Working on the most challenging mask thus far

Originally posted on LinkedIn.

Captain’s log, earth date 2024.01.04.

It’s been three years since I sat down with my therapist in 2020 in downtown Seattle.

I sat on the couch, hugging the left armrest, barely taking up any space. We did the customary chit-chat; then, he asked me what I was here to work on.

Well, for the past ten years, I’ve been working on my sleep problems. I’d get my 8 hours of sleep and wake up feeling like I didn’t sleep. I had seen sleep doctors, tried sleep medication, and everything under the sun.

I was physically okay.

I also told him I’ve been through about six or so therapists. We’d start, then end pretty quickly. I would leave feeling better, then a few months would go by, and I’d be back to square one.

In hindsight, I really didn’t learn from my lessons. Now knowing what I know now, it was all meant to be. My past self needed to go through all that start and stop to finally get the courage to push through.

My therapist said that he’ll work at my pace; he’ll challenge me but not push me beyond my comfort zone. I added that I have this fear that I’d open up the can of worms and not be able to put it back. Well, this time, I’m committed to seeing this through. Push me. Challenge me. Knock me out of my comfort zone.

Little did we know that we’d do the rest of our sessions virtually. The pandemic started just a few weeks later.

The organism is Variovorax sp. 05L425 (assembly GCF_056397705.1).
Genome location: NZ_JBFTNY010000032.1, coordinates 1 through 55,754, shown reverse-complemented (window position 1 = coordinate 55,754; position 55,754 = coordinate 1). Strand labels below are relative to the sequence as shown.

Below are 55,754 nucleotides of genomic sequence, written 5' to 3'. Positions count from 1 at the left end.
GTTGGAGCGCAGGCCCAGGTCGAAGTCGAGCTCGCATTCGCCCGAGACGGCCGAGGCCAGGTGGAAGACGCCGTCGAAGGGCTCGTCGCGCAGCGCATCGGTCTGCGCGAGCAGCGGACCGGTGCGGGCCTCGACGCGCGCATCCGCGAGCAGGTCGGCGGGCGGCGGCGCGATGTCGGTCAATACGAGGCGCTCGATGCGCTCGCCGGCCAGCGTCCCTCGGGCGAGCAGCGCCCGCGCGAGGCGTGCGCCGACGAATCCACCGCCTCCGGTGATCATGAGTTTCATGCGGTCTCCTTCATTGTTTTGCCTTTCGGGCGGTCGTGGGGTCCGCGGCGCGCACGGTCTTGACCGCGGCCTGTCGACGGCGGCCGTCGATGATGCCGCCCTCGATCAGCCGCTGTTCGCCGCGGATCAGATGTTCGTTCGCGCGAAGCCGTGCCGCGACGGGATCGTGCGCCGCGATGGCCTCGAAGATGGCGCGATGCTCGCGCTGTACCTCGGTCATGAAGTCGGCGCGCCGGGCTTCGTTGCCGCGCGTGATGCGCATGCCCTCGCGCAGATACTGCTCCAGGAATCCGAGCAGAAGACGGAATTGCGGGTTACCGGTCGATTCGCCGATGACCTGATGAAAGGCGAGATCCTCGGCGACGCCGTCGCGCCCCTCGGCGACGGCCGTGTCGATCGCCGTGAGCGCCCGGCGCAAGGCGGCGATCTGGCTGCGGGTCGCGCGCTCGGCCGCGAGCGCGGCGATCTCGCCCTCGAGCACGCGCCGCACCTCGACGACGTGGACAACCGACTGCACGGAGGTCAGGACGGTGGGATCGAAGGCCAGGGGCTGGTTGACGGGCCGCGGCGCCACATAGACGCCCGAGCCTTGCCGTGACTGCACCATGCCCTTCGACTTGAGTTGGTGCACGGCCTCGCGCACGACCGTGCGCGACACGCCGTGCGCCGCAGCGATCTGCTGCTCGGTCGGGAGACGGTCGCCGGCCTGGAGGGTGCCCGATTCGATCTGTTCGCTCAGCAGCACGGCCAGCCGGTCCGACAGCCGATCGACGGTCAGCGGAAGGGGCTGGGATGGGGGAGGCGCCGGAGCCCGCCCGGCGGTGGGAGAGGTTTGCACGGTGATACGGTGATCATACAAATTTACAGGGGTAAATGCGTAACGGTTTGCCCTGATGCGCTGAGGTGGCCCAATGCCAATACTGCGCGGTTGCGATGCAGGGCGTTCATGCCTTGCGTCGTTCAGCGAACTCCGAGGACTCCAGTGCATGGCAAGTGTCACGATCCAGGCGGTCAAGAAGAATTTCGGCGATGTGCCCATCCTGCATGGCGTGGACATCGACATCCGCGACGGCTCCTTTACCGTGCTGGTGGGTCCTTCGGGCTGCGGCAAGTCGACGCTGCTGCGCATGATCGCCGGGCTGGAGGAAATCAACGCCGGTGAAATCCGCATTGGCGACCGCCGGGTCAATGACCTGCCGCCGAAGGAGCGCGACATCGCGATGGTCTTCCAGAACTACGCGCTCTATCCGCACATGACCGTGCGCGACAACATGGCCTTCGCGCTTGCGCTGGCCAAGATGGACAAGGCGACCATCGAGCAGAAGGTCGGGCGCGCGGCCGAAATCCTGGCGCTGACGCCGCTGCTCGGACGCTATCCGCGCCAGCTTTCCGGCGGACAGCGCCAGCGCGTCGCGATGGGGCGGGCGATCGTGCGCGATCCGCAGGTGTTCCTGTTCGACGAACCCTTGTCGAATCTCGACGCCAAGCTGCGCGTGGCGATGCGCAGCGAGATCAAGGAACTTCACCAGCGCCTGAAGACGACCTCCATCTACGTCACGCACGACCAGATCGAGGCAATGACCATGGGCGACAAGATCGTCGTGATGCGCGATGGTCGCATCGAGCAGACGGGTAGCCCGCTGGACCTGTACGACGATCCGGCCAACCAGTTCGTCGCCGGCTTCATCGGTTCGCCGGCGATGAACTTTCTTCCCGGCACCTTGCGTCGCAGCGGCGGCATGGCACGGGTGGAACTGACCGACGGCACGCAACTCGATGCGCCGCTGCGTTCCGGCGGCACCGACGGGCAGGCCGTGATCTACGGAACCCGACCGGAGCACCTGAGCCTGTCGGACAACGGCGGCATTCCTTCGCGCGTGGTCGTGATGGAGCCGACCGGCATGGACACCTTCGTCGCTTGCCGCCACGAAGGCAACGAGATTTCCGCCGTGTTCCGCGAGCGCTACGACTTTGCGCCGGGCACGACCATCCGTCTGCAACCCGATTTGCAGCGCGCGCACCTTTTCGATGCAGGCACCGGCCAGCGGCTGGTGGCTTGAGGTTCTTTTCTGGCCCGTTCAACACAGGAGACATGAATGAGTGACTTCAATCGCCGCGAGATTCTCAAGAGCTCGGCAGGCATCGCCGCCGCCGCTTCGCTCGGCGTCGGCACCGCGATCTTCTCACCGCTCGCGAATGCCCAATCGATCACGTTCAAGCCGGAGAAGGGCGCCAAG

The time that Data held my emotions

One of the first masks I created was Lt. Commander Data from Star Trek: The Next Generation. He’s an android that does not have emotions. He held the hard feelings, by shutting them down when it gets hard.

I’ve had a strange relationship with Data over the years. At first, I saw him as a friendly savior, someone who held the emotions for me. I lived most of my life believing that emotions are bad and that being emotionless is superior.

Later, as I did more work, particularly with EMDR, there was this moment when little Daniel turned over the keys to Data. In the session, that moment was not a friendly handover, as I remembered, but instead a moment of fear. It was almost like a veil covered my little self, and a new persona emerged.

I’m working on my relationship with Data as I continue my journey. He’s a double-edged sword. On one hand, he makes really uncomfortable situations completely tolerable. I’ve been through really tough events and activities, and at times, he’s held that fear in check.

On the flip side, Data shuts everything down. When I need to feel something, when it would be helpful to feel something, he shuts it down.

Time is a friend

Our society is led to believe that time is our enemy, that our mortality is something to prevent, be fearful of, and to avoid.

We have no control over time.

As I work on this mask of mine, in this moment of my healing, my son is approaching the same age as when I put on mine.

There’s a once-in-a-lifetime convergence.

Is it random? Or was it always planned?

In the coming months, I’ll be participating in a couple of psychodramas to work on this mask, to find and heal what Data is holding for me.

As I committed three years ago, I intend on seeing this through. There’s no end, but there is an obvious hump to get over.

The journey is the destination, but I also want to know what’s on the other side.

Published by Daniel Hoang

Daniel Hoang is a visual leader, storyteller, and creative thinker. As an experienced management consultant, he believes in a big picture approach that includes strong project leadership, creative methods, change management, and strategic visioning. He uses a range of visual tools to communicate business challenges, solutions, and goals. His change strategy is to build "tribes" of supporters and evangelists to drive change in culture and organization. Daniel is an avid technologist and futurist and early adopter.